Real-life quantitative G6PD screening in Plasmodium vivax patients in the Brazilian Amazon: A cost-effectiveness analysis

PLoS Negl Trop Dis. 2022 Mar 24;16(3):e0010325. doi: 10.1371/journal.pntd.0010325. eCollection 2022 Mar.


Background: As quantitative glucose 6-phosphate dehydrogenase deficiency (G6PDd) screening tools are evaluated in operational studies, questions remain as to whether they are cost-effective. Here, a cost-effectiveness analysis (CEA) was performed to estimate the Incremental Cost-effectiveness Ratio (ICER) of the introduction of quantitative screening test to detect G6PDd among P. vivax carriers in two municipalities in the Brazilian Amazon.

Methodology/principal findings: This cost-effectiveness analysis evaluated the use of the Standard G6PD quantitative screening test in vivax malaria treatment units in two municipalities of the Brazilian Amazon. Using the perspective of the Brazilian public health system, the analysis was performed for the outcome 'PQ-associated hospitalization avoided', based on a decision tree model. The results indicated that the G6PDd screening strategy compared with the routine strategy was highly cost-effective, with an ICER of US$495 per additional hospitalization avoided, which represented less than 8% of one Brazilian gross domestic product per capita (US$6,822). The uncertainties evaluated in the sensitivity analysis did not significantly affect the ICER identified in the base-case.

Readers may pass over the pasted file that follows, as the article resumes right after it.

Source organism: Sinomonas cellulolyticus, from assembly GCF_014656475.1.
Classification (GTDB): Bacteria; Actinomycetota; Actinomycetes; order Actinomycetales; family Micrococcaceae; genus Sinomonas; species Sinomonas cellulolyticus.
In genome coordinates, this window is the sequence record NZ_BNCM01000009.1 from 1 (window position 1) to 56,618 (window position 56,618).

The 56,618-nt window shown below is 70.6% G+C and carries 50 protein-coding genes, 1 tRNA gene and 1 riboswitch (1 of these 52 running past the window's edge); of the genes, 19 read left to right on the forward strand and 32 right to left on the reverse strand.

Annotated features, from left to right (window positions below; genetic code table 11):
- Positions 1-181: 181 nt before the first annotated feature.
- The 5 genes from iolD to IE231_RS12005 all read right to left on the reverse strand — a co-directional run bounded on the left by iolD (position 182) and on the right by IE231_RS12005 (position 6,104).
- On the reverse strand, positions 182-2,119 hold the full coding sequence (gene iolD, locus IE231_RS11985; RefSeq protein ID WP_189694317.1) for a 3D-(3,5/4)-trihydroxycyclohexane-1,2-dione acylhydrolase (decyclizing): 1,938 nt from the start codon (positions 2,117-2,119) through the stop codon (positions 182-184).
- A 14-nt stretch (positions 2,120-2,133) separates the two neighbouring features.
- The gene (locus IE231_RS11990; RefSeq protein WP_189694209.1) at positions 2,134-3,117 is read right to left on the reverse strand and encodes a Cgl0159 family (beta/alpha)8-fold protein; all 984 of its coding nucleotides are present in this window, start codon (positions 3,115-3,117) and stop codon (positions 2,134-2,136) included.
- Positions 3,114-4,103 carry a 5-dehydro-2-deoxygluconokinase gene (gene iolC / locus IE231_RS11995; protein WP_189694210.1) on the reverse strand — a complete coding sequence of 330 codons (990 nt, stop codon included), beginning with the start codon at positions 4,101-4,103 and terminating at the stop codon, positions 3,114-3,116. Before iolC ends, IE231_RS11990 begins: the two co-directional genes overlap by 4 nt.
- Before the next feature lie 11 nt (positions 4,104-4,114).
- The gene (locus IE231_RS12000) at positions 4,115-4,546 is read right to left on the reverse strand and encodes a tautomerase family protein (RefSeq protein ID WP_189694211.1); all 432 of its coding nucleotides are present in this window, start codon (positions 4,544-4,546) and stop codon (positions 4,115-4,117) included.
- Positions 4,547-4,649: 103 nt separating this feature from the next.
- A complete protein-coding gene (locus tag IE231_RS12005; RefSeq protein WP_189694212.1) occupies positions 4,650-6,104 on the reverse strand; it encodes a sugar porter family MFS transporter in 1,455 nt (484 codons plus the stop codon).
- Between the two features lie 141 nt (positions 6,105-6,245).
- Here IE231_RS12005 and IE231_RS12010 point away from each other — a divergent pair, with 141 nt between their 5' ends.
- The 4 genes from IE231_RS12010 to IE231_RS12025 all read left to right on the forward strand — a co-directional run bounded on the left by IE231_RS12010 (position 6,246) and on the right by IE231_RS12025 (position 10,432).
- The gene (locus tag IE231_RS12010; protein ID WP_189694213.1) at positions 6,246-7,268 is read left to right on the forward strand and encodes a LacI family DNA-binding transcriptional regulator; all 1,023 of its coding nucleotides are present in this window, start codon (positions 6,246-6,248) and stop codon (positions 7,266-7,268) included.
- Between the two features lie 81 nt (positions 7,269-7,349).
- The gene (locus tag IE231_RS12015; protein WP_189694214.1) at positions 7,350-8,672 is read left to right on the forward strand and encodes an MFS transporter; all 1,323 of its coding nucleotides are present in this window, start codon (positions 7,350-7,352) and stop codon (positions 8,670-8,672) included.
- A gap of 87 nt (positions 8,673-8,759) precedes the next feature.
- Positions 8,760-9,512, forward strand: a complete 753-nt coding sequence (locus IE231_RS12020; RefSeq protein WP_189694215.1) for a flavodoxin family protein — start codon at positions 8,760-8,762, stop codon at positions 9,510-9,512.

Conclusions/significance: This cost-effectiveness analysis showed the quantitative G6PD testing was effective in avoiding PQ-associated hospitalizations. The incorporation of G6PD screening is of paramount importance towards P. vivax malaria elimination in the Amazon to promote the safe use of primaquine and tafenoquine.

Publication types

  • Research Support, Non-U.S. Gov't

MeSH terms

  • Antimalarials* / therapeutic use
  • Brazil
  • Cost-Benefit Analysis
  • Glucosephosphate Dehydrogenase Deficiency* / diagnosis
  • Humans
  • Malaria, Vivax* / diagnosis
  • Malaria, Vivax* / drug therapy
  • Plasmodium vivax
  • Primaquine / therapeutic use


  • Antimalarials
  • Primaquine

Grant support

This study was funded by the Bill and Melinda Gates Foundation [Grant OPP1183951 to MVGL]. JDB-S is supported by the Research Support Foundation of Amazonas (FAPEAM). WMM, MVGL and VSS are fellows of the National Council for Scientific and Technological Development (CNPq). FAPEAM also funded this work through Pró-Estado [grant 005/2019 to WMM] and POSGRAD public calls. The Oswaldo Cruz Foundation (Fiocruz) also funded this work through project n° 1702179682 (Produtos Inovadores/INOVA public call). The funders had no role in study design, data collection and analysis, decision to publish, or preparation of the manuscript.